Think Globally - Federal Level National Impacts

 The artificial turf industry actively markets their products to toddlers, children and parents for use by their families and small children, yet no federal agency is regulating or monitoring that use. This page focuses on actions you can take, and actions under way by watchdog groups, to encourage action by federal agencies to protect the people and the planet from risk of exposure to the toxins in artificial turf.  


Make your voice heard to your local, state or federal elected officials and agencies.  Here are some of the asks at the 'global' or national level. 

Action required of the EPA:

  • Ask the EPA to regulate and set standards for synthetic turf fields after following up to continue scientific studies.
  • Follow up on the 2009 EPA Scoping study using latest techniques and expanding the focus to cover all compounds not just lead
  • (follow the example of the New Jersey Department of Environmental Protection July 2011 study)
  • Regulations that apply to playground equipment should also be applied to artificial turf.  

 

Current EPA Position 

In a San Francisco Chronicle investigative report by Melody Gutierrez (21 Feb 2015), the current position of the EPA was summarized this way:

  • The U.S. Environmental Protection Agency has terminated its longtime campaign to promote the use of recycled tires on artificial turf fields and playgrounds, amid growing concern from critics in California and elsewhere who fear the material poses a health risk to people.
  • Laura Allen, spokeswoman for the EPA, said the agency is no longer affiliated with the [Scrap Tire] Workgroup and has no current initiatives to reduce tires in landfills. The agency ended staff participation in the independent Workgroup in May 2014, and closed out administrative participation at the end of 2014. The agency also says more testing on waste tire infill is needed and that states and local agencies should be responsible for conducting that research.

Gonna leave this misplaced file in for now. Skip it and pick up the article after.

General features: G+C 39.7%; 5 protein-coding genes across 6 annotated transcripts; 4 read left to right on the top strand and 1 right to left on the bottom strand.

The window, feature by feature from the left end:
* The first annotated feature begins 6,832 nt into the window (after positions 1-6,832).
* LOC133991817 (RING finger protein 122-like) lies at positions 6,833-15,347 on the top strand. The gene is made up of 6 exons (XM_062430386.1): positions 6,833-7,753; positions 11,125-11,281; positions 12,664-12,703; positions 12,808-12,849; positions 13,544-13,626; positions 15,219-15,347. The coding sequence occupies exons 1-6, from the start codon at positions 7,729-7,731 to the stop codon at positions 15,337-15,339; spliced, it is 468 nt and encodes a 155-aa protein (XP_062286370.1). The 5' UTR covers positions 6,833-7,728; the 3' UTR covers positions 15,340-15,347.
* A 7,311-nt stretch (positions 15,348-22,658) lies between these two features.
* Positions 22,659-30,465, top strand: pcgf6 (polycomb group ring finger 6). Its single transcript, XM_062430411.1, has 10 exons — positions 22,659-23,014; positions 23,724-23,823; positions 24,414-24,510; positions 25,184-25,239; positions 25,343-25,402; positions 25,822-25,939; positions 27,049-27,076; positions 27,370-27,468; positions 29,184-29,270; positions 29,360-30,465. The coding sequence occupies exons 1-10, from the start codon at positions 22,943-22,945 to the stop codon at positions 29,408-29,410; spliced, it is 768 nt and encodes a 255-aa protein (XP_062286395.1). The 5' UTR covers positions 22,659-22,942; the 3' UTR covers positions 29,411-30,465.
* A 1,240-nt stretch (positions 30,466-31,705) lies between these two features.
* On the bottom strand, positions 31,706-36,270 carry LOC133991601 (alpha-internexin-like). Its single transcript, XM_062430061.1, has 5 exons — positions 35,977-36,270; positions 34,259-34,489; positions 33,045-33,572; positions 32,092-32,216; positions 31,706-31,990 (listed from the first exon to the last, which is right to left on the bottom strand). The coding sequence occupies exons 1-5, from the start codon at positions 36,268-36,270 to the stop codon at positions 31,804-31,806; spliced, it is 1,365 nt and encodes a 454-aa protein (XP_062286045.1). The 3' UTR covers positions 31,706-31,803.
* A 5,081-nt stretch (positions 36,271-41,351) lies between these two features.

• The EPA made a mistake in promoting this. That’s my personal view,” said Suzanne Wuerthele, a former EPA toxicologist who is now retired. “This was a serious no-brainer. You take something with all kinds of hazardous materials and make it something kids play on? It seems like a dumb idea.”
  • The agency said its 2009 study — often cited by industry groups to validate the safety of tire infill — was limited in scope and that no conclusions should be drawn by it.

Click here to read a retraction letter from the EPA (16 Dec 2013) backing off their 2009 study findings, noting the extremely limited scope of the study.

Click here to read All PEER news releases and filings regarding the EPA 


Action required of the CPSC:

  • Ask federal legislators to take immediate action to require CPSC to remove or correct their press release to stop the reliance on incomplete and inaccurate data for important local decisions about how to proceed with synthetic turf installations.
  • Ultimately the CPSC needs to reclassify and regulate artificial turf as a children’s product.

 

The US Consumer Product Safety Commission declares that synthetic turf is exempt from child safety standards because it is not a children's product.  If it acts like a children's product, and it is marketed as a children's product, and it is sold as a children's product, then shouldn't it be REGULATED like a children's product? Watch this video to decide for yourself.  Then take a moment to (1) report synthetic turf as an unsafe product and (2) tell the CPSC to  to undertake a broader review and to withdraw their “safe to play” endorsement, that was based on flawed and limited science.


PEER NEWS RELEASES AND FILINGS

Public Employees for Environmental Responsibility (PEER) is one of the groups taking action to hold the CPSC and EPA accountable to the public - take a few minutes to familiarize yourself with these filings: